The restrictions of old are gone. All of the social safety-valves which limited and contained the excesses of tyranny have been removed by modernity, leaving society far more vulnerable to the abuse of absolute power in the hands of an individual. Modernity has also stripped the thrones of the earth of their sacrosanctness, ensuring that social control by any would-be Caesar requires domination of politics through force. The age of military dictatorships, of fascism in Europe, and the tumultuous wars of the early half of the twentieth century, would likely have not surprised de Tocqueville, though I have no doubt they would have grieved him.

De Tocqueville's final predictions of American development are quite prescient, though not prophetic, and are proof of what an analytical mind can do when projecting possible future events. De Tocqueville anticipated the westward expansion to the Pacific Ocean with a certainty borne on having witnessed the dynamism of American settlement firsthand. His analysis of American infiltration into Mexican territory through the settlement of Texas prompted him to predict an eventual conflict between Mexico and the United States.

What is a bit surprising, however, is his foresight into conflicts between the United States and Russia.
"Both of them have grown up unnoticed; and whilst the attention of mankind was directed elsewhere, they have suddenly placed themselves in the front rank among the nations, and the world learned of their existence and their greatness at almost the same time.

"All other nations seem to have nearly reached their natural limits, and they have only to maintain their power; but these are still in the act of growth. All the others have stopped, or continue to advance with extreme difficulty; these alone are proceeding with ease and celerity along a path to which no limit can be perceived. The American struggles against the obstacles which nature opposes to him; the adversaries of the Russian are men. The former combats the wilderness and savage life; the latter, civilization with all its arms. The conquests of the American are therefore gained by the ploughshare; those of the Russian by the sword. The Anglo-American relies upon personal interest to accomplish his ends, and gives free scope to the unguided strength and common sense of the people; the Russian centres all the authority of society in a single arm. The principle instrument of the former is freedom; of the latter, servitude. Their starting-point is different, and their courses are not the same; yet each of them seems marked out by the will of Heaven to sway the destinies of half the globe."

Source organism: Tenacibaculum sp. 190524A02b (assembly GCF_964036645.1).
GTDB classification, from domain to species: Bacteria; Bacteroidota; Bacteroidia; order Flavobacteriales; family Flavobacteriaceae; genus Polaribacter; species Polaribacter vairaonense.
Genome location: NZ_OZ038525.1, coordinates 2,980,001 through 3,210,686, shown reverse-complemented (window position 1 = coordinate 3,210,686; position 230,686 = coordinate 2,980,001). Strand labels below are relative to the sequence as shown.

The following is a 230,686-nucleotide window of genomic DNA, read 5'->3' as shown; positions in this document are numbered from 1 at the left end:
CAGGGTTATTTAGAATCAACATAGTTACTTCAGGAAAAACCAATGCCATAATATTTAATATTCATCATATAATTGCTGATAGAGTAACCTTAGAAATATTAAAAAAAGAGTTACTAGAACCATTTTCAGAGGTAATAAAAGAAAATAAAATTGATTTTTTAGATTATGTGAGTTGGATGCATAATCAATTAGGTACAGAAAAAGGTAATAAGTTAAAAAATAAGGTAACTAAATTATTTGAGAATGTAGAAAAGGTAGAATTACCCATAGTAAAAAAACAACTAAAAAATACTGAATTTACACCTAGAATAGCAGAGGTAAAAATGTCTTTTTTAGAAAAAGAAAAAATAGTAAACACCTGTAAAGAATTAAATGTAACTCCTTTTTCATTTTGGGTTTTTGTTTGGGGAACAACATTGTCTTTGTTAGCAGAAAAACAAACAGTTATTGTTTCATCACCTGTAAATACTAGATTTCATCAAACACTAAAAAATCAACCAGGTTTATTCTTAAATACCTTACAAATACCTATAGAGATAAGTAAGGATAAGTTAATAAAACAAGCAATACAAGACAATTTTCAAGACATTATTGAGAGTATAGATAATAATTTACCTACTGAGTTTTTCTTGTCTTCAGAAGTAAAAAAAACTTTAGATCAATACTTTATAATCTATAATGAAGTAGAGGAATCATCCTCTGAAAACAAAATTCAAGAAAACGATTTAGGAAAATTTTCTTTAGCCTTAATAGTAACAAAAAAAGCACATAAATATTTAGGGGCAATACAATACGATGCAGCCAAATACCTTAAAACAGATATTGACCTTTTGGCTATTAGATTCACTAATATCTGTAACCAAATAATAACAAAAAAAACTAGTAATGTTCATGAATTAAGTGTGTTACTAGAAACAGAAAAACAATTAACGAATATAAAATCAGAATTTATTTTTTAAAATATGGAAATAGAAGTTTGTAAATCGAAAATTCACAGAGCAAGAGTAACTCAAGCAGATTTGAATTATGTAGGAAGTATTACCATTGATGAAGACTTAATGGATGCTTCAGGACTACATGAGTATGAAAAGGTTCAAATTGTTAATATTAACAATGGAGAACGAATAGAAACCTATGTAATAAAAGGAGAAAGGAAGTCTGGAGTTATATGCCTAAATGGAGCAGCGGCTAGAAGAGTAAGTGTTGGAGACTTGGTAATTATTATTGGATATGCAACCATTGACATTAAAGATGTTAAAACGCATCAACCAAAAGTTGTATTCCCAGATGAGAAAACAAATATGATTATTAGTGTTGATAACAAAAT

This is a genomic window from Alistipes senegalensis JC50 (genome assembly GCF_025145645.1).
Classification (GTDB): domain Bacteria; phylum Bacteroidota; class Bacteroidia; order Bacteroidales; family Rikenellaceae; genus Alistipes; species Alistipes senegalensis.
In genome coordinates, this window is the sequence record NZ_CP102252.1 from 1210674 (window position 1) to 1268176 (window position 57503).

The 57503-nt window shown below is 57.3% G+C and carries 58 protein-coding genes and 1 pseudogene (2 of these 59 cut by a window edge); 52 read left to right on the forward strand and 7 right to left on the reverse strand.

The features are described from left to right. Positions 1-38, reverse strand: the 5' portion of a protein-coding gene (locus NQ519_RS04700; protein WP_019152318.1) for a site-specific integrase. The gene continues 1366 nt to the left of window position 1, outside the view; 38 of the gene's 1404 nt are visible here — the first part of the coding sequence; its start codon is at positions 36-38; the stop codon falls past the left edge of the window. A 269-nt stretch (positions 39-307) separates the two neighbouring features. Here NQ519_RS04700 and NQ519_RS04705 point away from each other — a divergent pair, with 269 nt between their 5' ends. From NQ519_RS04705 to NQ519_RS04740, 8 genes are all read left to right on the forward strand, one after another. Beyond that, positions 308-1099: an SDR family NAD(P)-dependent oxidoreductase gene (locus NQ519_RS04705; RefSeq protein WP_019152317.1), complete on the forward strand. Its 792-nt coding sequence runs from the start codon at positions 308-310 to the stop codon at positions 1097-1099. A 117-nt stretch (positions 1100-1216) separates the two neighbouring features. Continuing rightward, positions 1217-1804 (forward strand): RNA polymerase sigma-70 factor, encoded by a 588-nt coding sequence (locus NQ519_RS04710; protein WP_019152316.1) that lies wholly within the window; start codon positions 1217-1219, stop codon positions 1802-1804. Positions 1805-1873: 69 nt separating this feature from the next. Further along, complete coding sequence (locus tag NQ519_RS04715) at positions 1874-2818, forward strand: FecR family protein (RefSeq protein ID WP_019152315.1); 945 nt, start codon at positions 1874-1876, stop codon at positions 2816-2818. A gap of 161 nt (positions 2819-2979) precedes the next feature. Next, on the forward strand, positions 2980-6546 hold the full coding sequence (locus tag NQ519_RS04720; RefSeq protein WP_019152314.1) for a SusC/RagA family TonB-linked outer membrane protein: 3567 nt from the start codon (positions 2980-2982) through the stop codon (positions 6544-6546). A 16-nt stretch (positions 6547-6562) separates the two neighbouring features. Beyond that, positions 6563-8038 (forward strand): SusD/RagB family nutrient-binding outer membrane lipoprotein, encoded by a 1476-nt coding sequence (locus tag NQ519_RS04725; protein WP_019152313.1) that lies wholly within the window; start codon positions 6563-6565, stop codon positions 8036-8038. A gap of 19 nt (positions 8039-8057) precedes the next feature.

There's not much one can really add to this quote. The origins of American power are exactly opposite those of Russian. The Russians emerged from beneath servitude and subjugation to challenge the more civilized nations of Europe. Their rusticity is comparable to that of the Americans, yet the nature of their struggles are exactly the opposite. The Americans have tamed the wilderness while the Russians have battled off European civilization in order to achieve their strength. This, indeed, goes beyond the United States vs. the Soviet Union, as many other readers of de Tocqueville have assessed. Indeed, anyone who understands modern Russian culture and society will readily realize that a great deal has not changed since de Tocqueville penned the above passage. Indeed, although due to economic disaster, American power is waning, Russia is perpetually crouched above Central Asian wealth.

De Tocqueville seems to believe very firmly in democracy, and his deep and incisive analysis of American democracy is not a blueprint for Europeans, nor is it a critique. Rather, it is an idea-mine. De Tocqueville's Part One is an examination of what makes American democracy work, and asks what the Europeans can learn from the Americans. De Tocqueville admits that there's a lot that cannot (and should not) be applied to the European democratic society, because though these elements might function well in the United States, they are not suitable for Continental culture. De Tocqueville insists that democracy is possible in Europe, and indeed preferable for its inhabitants, and looks to America for proof of the cultural and societal bounty that can be reaped from having an active and healthy democracy.